Ultrabook vs laptop: Is an ultrabook worth £500 more?

Ultrabook vs laptop: Is an ultrabook worth £500 more?

Summary: Are slim and light ultrabooks slim and light enough to justify their hefty price tags? And what's the real difference between an ultrabook and a skinny laptop? We look at the HP Envy 14 Spectre and the HP DM4 Beats Audio Edition


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  • HP DM4 power pack

    In some regards, mainly the battery life and thinner chassis, the Envy would clearly be the preferable choice, but is it £500 better? No way. In fact, in some ways, the cheaper of the two is actually the better specced: it has more RAM, can accommodate even more RAM and comes with discrete AMD graphics, rather than relying on the Intel HD integrated chipset.

    The most compelling reason to choose the ultrabook over its laptop rival was the size of the power pack, as the one that came with the DM4 (pictured) is plain ridiculous for a 14-inch laptop, but how likely is not buying a laptop on the basis that the power pack is a ludicrous size?

    Image credit: Ben Woods

  • HP's new Spectre XT

    And HP isn't alone in its seemingly bizarre specification of its ultrabooks versus its standard laptops. Sony has done something similar the recent launch of its T series ultrabooks, at least one of which is heavier and thicker than its existing ultra-thin Z series laptops.

    It's a strange situation: if you have lighter and thinner laptops that, in some cases, cost less than ultrabooks, the term loses any value it had and becomes nothing but branding.

    Used well, 'ultrabook' could have differentiated between classes of laptops, immediately telling a would-be buyer that a product bearing the name has certain characteristics. Instead, as the definition of what an ultrabook is becomes more vague, the term has descended into just another buzz marketing word.

    For the term to be of any quick reference use, Intel needs to define one key element of the ultrabook and keep it constant. Depth, weight, or price are all key contenders: had it stuck to its £650 ceiling, say, then customers would know, without knowing anything else about the device, that it costs less than this amount.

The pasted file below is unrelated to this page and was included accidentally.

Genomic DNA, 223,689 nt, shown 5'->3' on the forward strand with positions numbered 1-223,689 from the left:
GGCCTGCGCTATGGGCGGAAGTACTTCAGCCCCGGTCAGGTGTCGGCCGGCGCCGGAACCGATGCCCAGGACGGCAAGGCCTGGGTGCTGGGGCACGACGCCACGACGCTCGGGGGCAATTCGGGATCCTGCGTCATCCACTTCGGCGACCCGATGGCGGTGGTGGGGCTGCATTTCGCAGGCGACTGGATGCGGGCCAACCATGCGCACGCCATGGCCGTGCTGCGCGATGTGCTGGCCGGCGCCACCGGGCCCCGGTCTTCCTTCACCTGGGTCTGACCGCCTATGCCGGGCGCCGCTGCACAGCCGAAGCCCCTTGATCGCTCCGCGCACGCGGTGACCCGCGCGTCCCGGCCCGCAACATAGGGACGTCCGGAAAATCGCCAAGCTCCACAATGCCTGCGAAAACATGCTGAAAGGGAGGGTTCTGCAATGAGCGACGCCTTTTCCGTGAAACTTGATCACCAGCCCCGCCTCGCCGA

And it is price that is mostly likely to determine the ultrabooks' future. Last weekend I saw a 48-hour offer on a Toshiba Satellite Z830 13.3-inch ultrabook that brought the cost to £549, a far more middle-of-the-road figure that might tempt me if I were looking to spend around £500 on an everyday laptop. The price has since gone back up to £800, putting it firmly out of the question.

    Until the average price falls, ultrabooks are a bizarre anomaly of not-top-of-the-line specs, crammed into small, but not necessarily that light, chassis. For my £1,200, that's just not good enough.

    Perhaps the next generation of ultrabooks will rectify this imbalance in some way: HP's follow-up to the Spectre, the Spectre XT (pictured), is due to go on sale in the UK at the end of June, but with a price tag starting from £899, I won't be holding my breath.

    Image credit: Ben Woods

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Topics: Mobility, Smartphones

Ben Woods

About Ben Woods

With several years' experience covering everything in the world of telecoms and mobility, Ben's your man if it involves a smartphone, tablet, laptop, or any other piece of tech small enough to carry around with you.

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  • "But is it just hype and marketing...?"
    You nailed it right there. Case closed.

    Warmest regards...
  • ->'However, it occurred to me that, over time, this is exactly how PCs become: slower, less responsive husks of their purchase-day glory'

    We're not allowed to blame Microsoft for this, were constantly told that incompetent users are solely to blame for this. (MS, if you stick everthing in the 'spinal' Registry, which has to be updated and constantly scanned by Windows, then users add more applications - it gets bigger, more to scan - what did MS expect to happen?)

    The new Macbook Pro 15 with Retina Display, has just redefined the word 'Ultra', though the updates to other models, while keeping their unibodys the same, have some good port upgrades like USB 3.0. The Macbook Pro 15 with Retina is slightly narrower and is a far amount thinner (no optical drive) than the the older unibody Macbook Pro 15 without Retina (still sold but upgraded to Ivybridge).

    If the screen is the same screen technology as the new ipad (the retina display is genuinely superb), but scaled up - users will be in for a treat.

    If you can afford one, and you need a powerful laptop all day, every day - the macbook pro with retina seems the laptop to get. (and you don't have issue carrying around £1799 worth of laptop).

    Doesn't come with Mountain Lion to start with, so better off purchasing in July. Doesn't seem to be missing too many future updates, a pretty complete laptop. I personally was waiting for USB 3 + Retina + Mountain Lion + Ivybridge. So its got everything I was wanting, come July with Mountain Lion.
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